06 Jan 2022
How does the Hydrogen Strategy support the UK’s net zero goals?
Published in August 2021; The UK Government’s Hydrogen Strategy sets out the approach to developing a thriving low carbon hydrogen sector in the UK to meet the ambition for 5GW of low carbon hydrogen production capacity by 2030. If all goes according to plan, 20-35% of the UK’s energy could come from hydrogen by 2050. However, the majority of all the hydrogen currently produced in the world is produced from fossil fuels, with clean energy sources two to three times more expensive. The Hydrogen Strategy follows the government’s Ten Point Plan – Plans include a Hydrogen Neighbourhood in 2023, a Hydrogen Village by 2025 and, the UK’s first town run entirely on hydrogen. The Hydrogen Strategy sets out details of how the Government, Health and Safety Executive and Ofgem are working together to develop hydrogen heating trials to determine how hydrogen can be used as a way of decarbonising heat.
How realistic is hydrogen as an energy alternative?
The challenge is that there is little hydrogen available and there is less than 5% of hydrogen which currently comes from renewable sources. Hydrogen clearly has the potential to support heavy transport and industry towards net zero ambitions and significant investment has gone into testing and developing infrastructure for hydrogen heat and gas production in both the UK and EU.
Is green hydrogen the future of low-carbon fuel?
Green hydrogen is hydrogen that is generated entirely by renewable energy. Green hydrogen has significantly lower carbon emissions than grey hydrogen, which is produced by steam reforming of natural gas and represents 95% of the market. The UK has an opportunity to build a world-leading green hydrogen production industry, supplying domestic and European demand. The UK has a greater installed capacity of offshore wind than any other country in the world, with costs of new offshore wind falling by 50 per cent since 2015. With domestic champions leading the global electrolyser markets, there is significant potential for the value created by the roll-out of green hydrogen production to be fulfilled in the UK.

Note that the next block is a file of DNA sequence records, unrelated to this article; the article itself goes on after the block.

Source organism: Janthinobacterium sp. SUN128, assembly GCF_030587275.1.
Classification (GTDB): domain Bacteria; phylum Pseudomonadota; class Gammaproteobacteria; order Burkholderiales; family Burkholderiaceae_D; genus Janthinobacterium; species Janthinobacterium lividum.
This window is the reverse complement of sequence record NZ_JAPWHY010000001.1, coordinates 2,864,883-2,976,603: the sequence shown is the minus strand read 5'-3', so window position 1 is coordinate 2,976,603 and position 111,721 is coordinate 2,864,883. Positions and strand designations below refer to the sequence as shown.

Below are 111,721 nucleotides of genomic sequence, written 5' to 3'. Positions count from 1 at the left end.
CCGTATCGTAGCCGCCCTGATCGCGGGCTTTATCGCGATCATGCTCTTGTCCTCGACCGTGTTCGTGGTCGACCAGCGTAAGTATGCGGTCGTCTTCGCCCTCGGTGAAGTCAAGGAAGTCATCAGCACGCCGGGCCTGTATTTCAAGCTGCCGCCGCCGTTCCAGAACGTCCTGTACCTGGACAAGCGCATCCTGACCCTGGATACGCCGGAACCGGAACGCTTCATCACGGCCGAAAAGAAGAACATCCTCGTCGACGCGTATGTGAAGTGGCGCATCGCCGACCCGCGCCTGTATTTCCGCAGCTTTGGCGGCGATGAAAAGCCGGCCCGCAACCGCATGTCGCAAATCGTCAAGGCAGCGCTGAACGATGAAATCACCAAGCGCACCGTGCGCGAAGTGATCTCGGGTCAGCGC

Are their safety implications involved in changing over to hydrogen?
Seven workers received fatal burns in the 2010 Tesoro Anacortes Refinery disaster where an explosion and ensuing fire occurred when a heat exchanger violently ruptured after a maintenance restart. Admittedly, hydrogen is far from ideal as a fuel. Its low density makes it hard to store and move around. And its flammability can be a problem, as a Norwegian hydrogen filling station blast highlighted in June 2019. From a safety perspective – understanding metallurgy is key, inherent strengths at elevated temperature and limiting the effects of hydrogen. Several real-life studies are currently being conducted on hydrogen embrittlement relating to the material and behavior sets. Cross industry and national collaboration and communication is continually required to improve safety processes in the future use of hydrogen. HyDeploy is a pioneering hydrogen energy project designed to help reduce UK CO2 emissions and reach the Government’s net zero target for 2050. FutureGrid – Supports electricity distribution networks through the energy transition.
The £95 million UK government funding package and £10 million Industrial Energy Efficiency Accelerator (IEEA) comes from the £1 billion Net Zero Innovation Portfolio. See details of all 3 competitions, and how to register interest. As part of the £10 million IEEA, the government has awarded £1.7 million to the Carbon Trust to be the delivery partner for the programme.
Please contact us to discuss having a bespoke specialist environmental ISO 14001 gap analysis survey conducted in order to assist your organisation with options regarding transferring over to hydrogen as a fuel source.